Spent some time thinking about how the Apache Axis project could support the SOAP 1.2 “Web Method Feature”, the major architectural difference between SOAP 0.9/1.0/1.1, and SOAP 1.2. I’m not sure that many Web services folks understand the implications of this yet, but it’s clear to me that it dispells the notion of SOAP as a layer, which is bound to mess with some software. Layers hide other layers beneath them, but what the Web Method Feature says is that a developer must be aware of which HTTP method they’re using if they’re using SOAP bound to HTTP. Let’s hope they all see it that way too. 8-)
The big news from yesterday, WS-Security is submitted to OASIS. For those who don’t think Web services have much of a future, this is really good news for the Web and the W3C, as it removes influence from the Web Services Activity, specifically the Web Services Architecture Working Group (of which I’m a member, but that I’d be happy to see go away). Of course, many Web Services proponents are quite concerned, as it puts more control in the hands of MS and IBM.
Welcome to my first blog! Here’s why I’m calling it “Mark Baker, Tech Curmudgeon”.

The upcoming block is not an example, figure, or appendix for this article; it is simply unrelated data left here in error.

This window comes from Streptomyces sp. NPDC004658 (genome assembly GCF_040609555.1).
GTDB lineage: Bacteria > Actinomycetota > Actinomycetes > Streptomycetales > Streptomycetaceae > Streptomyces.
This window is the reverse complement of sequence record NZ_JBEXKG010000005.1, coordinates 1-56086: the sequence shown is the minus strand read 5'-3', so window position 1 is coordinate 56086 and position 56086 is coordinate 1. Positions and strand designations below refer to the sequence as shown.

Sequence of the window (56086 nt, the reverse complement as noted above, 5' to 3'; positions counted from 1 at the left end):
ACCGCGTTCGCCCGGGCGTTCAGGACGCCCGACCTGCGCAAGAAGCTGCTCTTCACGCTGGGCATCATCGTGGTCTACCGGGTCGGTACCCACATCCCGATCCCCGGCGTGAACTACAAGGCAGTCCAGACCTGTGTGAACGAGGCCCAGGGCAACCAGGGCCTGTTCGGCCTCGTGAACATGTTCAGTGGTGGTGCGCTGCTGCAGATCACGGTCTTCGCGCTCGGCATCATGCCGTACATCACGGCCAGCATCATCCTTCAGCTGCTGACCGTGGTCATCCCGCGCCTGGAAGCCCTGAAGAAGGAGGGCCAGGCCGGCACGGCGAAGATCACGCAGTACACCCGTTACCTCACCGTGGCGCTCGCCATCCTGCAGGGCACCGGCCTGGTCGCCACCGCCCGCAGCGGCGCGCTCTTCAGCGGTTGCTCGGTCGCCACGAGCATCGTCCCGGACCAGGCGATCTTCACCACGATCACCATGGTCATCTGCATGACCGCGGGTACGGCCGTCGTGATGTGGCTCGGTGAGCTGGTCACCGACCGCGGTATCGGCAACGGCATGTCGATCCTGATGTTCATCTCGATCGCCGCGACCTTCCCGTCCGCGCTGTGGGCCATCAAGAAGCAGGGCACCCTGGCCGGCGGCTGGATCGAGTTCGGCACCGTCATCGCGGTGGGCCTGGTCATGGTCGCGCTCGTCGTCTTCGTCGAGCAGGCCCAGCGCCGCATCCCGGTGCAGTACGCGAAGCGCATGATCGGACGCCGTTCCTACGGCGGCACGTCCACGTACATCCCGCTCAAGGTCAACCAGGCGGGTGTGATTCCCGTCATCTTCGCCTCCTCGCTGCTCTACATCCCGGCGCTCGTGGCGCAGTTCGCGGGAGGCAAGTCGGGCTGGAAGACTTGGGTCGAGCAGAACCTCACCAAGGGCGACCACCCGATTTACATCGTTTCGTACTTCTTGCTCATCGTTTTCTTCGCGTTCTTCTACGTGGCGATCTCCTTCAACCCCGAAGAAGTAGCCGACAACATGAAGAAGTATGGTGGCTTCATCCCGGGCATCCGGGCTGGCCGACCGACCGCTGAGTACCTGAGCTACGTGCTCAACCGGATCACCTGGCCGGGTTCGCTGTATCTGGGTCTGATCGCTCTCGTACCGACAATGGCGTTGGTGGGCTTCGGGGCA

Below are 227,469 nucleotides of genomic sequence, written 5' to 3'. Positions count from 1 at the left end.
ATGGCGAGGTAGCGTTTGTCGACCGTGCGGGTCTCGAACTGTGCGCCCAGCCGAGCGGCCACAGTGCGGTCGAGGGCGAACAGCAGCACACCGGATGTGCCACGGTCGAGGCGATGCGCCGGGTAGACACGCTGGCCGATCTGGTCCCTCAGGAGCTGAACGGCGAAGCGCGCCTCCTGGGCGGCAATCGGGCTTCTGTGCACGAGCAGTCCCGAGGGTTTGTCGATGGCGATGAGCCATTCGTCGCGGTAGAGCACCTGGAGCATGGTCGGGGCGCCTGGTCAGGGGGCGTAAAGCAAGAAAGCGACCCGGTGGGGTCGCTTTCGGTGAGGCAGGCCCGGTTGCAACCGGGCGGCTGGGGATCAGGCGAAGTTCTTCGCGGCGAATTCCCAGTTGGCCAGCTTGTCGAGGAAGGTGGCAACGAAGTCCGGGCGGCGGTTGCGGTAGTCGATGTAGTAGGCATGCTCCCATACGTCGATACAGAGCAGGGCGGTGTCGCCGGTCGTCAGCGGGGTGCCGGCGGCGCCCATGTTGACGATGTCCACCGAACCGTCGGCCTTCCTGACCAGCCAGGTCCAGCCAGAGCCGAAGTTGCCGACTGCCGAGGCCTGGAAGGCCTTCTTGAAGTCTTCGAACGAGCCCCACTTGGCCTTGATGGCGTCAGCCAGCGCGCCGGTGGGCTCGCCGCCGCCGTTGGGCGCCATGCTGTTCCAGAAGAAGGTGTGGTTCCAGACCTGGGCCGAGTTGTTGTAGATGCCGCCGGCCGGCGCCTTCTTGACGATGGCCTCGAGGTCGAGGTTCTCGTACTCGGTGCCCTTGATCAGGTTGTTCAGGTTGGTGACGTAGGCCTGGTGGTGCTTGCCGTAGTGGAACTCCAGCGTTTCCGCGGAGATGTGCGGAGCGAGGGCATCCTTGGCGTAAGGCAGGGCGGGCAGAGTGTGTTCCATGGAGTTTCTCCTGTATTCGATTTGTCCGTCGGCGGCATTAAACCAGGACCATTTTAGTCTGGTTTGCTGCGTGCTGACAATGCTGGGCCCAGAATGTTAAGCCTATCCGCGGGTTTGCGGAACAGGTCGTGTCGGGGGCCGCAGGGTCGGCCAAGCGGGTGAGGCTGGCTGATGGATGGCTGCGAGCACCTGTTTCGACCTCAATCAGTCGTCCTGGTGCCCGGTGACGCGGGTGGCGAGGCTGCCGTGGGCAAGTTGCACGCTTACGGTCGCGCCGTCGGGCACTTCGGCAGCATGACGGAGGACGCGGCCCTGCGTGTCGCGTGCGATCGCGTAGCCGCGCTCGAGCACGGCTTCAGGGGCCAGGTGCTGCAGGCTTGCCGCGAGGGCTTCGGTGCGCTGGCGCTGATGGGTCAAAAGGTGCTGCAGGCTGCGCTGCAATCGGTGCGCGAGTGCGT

I believe that distributed systems that work at Internet scale are extraordinarily difficult to build; much more difficult than is commonly believed, even amoungst those who know that it’s difficult. I believe that there are very few people on this planet who have the expertise necessary to architect such a system. Of course, the Web isn’t the only example, but it’s a great one because of what it can do (as compared to, say, email or FTP, which are limited in their capabilities).
I’ll try not to offend anybody with my posts, but since my job is to be critical of others’ work, and people invariably put a lot of themselves into their work, this is going to be hard to achieve. But please know that it is not my intent to criticize any person or group of people, only to critique technology.